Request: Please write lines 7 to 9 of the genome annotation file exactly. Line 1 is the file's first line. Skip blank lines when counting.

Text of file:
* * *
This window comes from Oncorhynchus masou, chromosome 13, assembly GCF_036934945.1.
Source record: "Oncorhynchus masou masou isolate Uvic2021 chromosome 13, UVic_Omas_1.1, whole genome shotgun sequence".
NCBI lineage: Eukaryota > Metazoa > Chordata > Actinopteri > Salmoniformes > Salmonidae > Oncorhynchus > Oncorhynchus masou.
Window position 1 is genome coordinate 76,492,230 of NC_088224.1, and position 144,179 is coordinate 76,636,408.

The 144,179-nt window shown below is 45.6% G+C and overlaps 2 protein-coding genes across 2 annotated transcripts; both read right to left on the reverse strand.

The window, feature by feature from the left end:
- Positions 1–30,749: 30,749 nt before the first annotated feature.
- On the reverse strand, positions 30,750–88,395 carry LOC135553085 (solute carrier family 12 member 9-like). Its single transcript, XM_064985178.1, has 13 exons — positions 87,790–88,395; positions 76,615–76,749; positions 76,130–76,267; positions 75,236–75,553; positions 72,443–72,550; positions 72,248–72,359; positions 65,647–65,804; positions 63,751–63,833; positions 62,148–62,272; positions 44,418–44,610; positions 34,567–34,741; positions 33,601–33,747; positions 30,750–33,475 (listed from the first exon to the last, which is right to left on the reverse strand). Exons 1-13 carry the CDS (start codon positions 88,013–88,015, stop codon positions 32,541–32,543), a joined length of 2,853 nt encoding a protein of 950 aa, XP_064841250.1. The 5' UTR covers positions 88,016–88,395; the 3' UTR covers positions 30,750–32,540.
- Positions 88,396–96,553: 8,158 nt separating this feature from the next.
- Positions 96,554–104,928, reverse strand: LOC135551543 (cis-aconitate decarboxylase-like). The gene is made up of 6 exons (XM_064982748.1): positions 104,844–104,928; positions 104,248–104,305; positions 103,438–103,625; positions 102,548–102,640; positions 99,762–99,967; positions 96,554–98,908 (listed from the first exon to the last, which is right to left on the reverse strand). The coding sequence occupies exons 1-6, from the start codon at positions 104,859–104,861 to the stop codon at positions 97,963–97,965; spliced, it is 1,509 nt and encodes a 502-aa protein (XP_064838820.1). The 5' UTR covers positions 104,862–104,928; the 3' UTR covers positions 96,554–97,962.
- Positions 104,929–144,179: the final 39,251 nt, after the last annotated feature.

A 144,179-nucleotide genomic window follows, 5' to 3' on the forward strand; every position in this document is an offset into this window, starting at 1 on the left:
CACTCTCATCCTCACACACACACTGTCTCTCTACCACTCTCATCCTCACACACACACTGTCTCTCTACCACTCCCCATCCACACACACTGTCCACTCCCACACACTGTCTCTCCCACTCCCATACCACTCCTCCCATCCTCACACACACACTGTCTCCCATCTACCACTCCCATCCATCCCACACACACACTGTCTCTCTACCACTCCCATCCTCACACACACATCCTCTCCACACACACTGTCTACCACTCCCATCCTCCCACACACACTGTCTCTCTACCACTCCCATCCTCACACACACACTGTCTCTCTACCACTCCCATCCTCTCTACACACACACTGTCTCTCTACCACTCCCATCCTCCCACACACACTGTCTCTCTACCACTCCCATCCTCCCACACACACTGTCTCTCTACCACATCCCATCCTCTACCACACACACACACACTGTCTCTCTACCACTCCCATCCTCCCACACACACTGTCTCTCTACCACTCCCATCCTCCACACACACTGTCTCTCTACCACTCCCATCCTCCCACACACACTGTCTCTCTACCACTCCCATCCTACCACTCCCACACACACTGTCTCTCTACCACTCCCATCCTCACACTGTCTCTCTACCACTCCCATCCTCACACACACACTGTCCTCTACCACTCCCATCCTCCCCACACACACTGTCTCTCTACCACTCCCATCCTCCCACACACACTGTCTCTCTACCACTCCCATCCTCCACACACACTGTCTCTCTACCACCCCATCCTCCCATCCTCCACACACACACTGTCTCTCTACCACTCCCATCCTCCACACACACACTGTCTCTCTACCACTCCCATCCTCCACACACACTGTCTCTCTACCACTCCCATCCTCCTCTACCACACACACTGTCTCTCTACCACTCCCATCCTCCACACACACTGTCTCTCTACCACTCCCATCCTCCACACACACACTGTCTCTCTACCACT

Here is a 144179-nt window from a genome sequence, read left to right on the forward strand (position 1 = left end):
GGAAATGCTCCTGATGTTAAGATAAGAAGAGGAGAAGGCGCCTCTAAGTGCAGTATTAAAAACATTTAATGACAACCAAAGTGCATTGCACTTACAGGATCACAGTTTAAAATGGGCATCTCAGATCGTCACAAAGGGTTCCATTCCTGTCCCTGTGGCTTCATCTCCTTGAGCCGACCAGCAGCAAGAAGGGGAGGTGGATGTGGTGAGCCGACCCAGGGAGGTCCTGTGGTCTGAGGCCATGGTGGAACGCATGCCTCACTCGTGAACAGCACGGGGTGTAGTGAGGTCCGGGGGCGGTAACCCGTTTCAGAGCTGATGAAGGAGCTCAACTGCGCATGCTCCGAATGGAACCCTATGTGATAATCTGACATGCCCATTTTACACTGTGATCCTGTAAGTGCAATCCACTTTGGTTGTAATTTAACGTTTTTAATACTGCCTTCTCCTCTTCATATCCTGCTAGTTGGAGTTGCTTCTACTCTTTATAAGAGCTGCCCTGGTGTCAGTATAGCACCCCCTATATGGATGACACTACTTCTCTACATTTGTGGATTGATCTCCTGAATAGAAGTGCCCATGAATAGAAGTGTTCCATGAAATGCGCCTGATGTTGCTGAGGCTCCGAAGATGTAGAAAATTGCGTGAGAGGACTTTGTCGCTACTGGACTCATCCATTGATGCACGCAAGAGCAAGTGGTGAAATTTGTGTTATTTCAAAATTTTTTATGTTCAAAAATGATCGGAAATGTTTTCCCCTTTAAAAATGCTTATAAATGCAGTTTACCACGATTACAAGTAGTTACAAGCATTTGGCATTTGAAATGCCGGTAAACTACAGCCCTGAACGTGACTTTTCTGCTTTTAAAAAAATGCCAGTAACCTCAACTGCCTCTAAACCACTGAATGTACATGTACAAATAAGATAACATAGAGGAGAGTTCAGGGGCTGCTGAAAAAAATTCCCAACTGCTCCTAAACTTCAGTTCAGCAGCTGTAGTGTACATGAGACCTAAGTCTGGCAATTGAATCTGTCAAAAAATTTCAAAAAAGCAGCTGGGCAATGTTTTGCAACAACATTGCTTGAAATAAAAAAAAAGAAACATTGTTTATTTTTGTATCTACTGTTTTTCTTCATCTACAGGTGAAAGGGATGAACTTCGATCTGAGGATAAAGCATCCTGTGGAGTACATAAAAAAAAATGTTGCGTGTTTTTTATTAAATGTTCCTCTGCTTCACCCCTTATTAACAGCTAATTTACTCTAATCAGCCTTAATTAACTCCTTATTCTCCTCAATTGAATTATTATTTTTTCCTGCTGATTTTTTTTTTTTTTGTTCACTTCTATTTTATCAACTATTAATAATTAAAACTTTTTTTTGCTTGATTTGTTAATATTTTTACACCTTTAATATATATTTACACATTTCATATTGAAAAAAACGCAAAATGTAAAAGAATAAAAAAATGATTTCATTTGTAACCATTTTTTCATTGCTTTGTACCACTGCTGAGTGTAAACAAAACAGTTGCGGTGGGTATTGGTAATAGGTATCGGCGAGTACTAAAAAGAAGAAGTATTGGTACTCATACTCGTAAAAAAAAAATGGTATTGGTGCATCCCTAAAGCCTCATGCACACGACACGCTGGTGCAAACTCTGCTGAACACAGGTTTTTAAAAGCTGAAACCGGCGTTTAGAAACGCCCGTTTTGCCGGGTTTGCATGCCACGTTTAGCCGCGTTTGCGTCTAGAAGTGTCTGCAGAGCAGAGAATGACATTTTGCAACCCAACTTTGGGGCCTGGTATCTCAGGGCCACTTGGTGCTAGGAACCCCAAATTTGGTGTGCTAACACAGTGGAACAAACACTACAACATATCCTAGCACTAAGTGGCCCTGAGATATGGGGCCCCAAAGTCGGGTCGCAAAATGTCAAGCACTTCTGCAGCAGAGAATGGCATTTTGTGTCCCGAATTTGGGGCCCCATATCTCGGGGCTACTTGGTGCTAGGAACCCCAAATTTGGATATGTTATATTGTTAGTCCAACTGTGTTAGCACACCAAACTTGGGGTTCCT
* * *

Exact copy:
- Positions 1–30,749: 30,749 nt before the first annotated feature.
- On the reverse strand, positions 30,750–88,395 carry LOC135553085 (solute carrier family 12 member 9-like). Its single transcript, XM_064985178.1, has 13 exons — positions 87,790–88,395; positions 76,615–76,749; positions 76,130–76,267; positions 75,236–75,553; positions 72,443–72,550; positions 72,248–72,359; positions 65,647–65,804; positions 63,751–63,833; positions 62,148–62,272; positions 44,418–44,610; positions 34,567–34,741; positions 33,601–33,747; positions 30,750–33,475 (listed from the first exon to the last, which is right to left on the reverse strand). Exons 1-13 carry the CDS (start codon positions 88,013–88,015, stop codon positions 32,541–32,543), a joined length of 2,853 nt encoding a protein of 950 aa, XP_064841250.1. The 5' UTR covers positions 88,016–88,395; the 3' UTR covers positions 30,750–32,540.
- Positions 88,396–96,553: 8,158 nt separating this feature from the next.